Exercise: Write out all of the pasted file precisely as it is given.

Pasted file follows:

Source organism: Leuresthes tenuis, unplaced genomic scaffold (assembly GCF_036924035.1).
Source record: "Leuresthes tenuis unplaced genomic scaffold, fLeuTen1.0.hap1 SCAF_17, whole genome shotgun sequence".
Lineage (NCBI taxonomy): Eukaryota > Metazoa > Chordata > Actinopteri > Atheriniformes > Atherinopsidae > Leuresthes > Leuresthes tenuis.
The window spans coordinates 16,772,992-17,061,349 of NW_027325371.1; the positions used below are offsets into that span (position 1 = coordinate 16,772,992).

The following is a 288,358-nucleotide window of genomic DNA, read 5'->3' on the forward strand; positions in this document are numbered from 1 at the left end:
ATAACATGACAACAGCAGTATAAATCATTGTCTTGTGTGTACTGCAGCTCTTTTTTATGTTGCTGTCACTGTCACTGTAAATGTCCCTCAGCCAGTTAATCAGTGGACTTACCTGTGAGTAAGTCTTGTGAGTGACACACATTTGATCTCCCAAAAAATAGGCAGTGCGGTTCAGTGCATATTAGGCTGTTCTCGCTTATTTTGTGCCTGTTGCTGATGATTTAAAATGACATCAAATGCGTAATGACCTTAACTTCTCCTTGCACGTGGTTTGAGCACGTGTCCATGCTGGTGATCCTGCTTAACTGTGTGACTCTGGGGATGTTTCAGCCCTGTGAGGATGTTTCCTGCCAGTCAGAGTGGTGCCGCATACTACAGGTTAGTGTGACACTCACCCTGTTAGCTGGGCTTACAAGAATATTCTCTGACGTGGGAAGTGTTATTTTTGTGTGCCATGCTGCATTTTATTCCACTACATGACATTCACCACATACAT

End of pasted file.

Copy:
Source organism: Leuresthes tenuis, unplaced genomic scaffold (assembly GCF_036924035.1).
Source record: "Leuresthes tenuis unplaced genomic scaffold, fLeuTen1.0.hap1 SCAF_17, whole genome shotgun sequence".
Lineage (NCBI taxonomy): Eukaryota > Metazoa > Chordata > Actinopteri > Atheriniformes > Atherinopsidae > Leuresthes > Leuresthes tenuis.
The window spans coordinates 16,772,992-17,061,349 of NW_027325371.1; the positions used below are offsets into that span (position 1 = coordinate 16,772,992).

The following is a 288,358-nucleotide window of genomic DNA, read 5'->3' on the forward strand; positions in this document are numbered from 1 at the left end:
ATAACATGACAACAGCAGTATAAATCATTGTCTTGTGTGTACTGCAGCTCTTTTTTATGTTGCTGTCACTGTCACTGTAAATGTCCCTCAGCCAGTTAATCAGTGGACTTACCTGTGAGTAAGTCTTGTGAGTGACACACATTTGATCTCCCAAAAAATAGGCAGTGCGGTTCAGTGCATATTAGGCTGTTCTCGCTTATTTTGTGCCTGTTGCTGATGATTTAAAATGACATCAAATGCGTAATGACCTTAACTTCTCCTTGCACGTGGTTTGAGCACGTGTCCATGCTGGTGATCCTGCTTAACTGTGTGACTCTGGGGATGTTTCAGCCCTGTGAGGATGTTTCCTGCCAGTCAGAGTGGTGCCGCATACTACAGGTTAGTGTGACACTCACCCTGTTAGCTGGGCTTACAAGAATATTCTCTGACGTGGGAAGTGTTATTTTTGTGTGCCATGCTGCATTTTATTCCACTACATGACATTCACCACATACAT